Welcome to the European Space Port! Can you spot the place from where we wil launch Aeolus wind satellite this summer? The Copernicus Sentinel-2A satellite takes us over Kourou in French Guiana, with the main town of the same name visible in the lower right.The launch site at Kourou lies just over 500 km north of the equator and often sits under clouds.
An alien-like, swirling eye of an algae storm! It looks like a portal to another dimension is about to open... but in reality it's the eye of an algal bloom. Cyanobacteria have qualities similar to algae and thrive on phosphorus in the water. High water temperature and sunny, calm weather often lead to particularly large blooms that pose problems to the ecosystem and, therefore, aquaculture and tourism. #environment#ocean#swa#cyanobacteria#algae#algaebloom#sunny#warm#summer#EarthFromSpace#earthobservation#balticsea (Copernicus Sentinel data (2015)/ESA, CC BY-SA 3.0 IGO)
Happy Towel Day, inhabitants of Sol III🌍! Do you think @copernicus_eu Sentinel satellites know they are orbinting a giant supercomputer dedicated to find the Ultimate Question of Life, the Universe and Everything? This image of a 1977 Earth was the first one taken by the Meteosat-1 satellite.... pretty cool right? 😍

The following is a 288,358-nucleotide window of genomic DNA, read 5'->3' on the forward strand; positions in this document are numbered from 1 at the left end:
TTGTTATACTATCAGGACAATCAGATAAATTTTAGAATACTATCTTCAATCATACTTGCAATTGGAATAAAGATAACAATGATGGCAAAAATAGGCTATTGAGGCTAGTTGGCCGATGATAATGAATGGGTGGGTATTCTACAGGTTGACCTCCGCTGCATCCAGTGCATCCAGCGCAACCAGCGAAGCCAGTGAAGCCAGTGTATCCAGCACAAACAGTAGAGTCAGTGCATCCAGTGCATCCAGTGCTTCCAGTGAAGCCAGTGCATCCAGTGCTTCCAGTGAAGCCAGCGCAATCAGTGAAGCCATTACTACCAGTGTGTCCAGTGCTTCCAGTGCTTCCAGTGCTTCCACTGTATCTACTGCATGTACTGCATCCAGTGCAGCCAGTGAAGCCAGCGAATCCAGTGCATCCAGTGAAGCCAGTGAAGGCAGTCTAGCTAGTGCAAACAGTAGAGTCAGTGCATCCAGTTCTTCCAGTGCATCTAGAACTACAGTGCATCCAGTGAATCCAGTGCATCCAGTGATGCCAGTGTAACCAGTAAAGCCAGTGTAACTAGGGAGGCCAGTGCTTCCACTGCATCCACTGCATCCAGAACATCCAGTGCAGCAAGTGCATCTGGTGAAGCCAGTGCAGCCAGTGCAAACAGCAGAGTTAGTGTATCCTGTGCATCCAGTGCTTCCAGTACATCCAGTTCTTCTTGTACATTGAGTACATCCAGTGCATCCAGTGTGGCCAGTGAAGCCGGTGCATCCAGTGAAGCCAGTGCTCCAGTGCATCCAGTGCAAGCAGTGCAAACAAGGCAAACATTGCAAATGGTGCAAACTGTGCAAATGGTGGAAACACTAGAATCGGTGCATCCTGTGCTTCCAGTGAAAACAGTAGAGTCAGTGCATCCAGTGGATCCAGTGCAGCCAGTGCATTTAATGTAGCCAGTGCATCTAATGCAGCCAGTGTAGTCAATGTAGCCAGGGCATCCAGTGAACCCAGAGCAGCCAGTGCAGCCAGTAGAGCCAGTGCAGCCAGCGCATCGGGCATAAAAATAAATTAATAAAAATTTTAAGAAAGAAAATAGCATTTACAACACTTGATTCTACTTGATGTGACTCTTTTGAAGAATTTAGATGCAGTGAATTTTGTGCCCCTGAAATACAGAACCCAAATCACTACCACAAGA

Kilauea lava channels are pretty clear in this Sentinel-2B image of the Hawaiian volcano from 23 May. This enhanced true colour image was obtained combining information from true colour bands 4-3-2 & bands 12-11. Optical images from the Sentinel-2 satellite and interferogram produced with Sentinel-1 data are helping assess the situation in Hawaii. (Contains Copernicus Sentinel data, processed by ESA 2018)
Planet Earth, 1993 🌍 Let's take a trip down memory lane with this composite view of our home as observed from geostationary orbit by @europeanspaceagency's Meteosat 3 & 4 weather satellites! (ESA/Eumetsat, CC BY-SA 3.0 IGO)
A beautiful false-colour satellite capture of the Malaspina glacier in Alaska! It 's a piedmont glacier – meaning that ice flows down a steep valley and spills out onto a relatively flat plain - and the largest of its kind, with an area of about 3900 sq km! Satellite data show that the elevation of Malaspina has dropped over the past decades, and this ice loss has made a significant contribution to sea-level rise.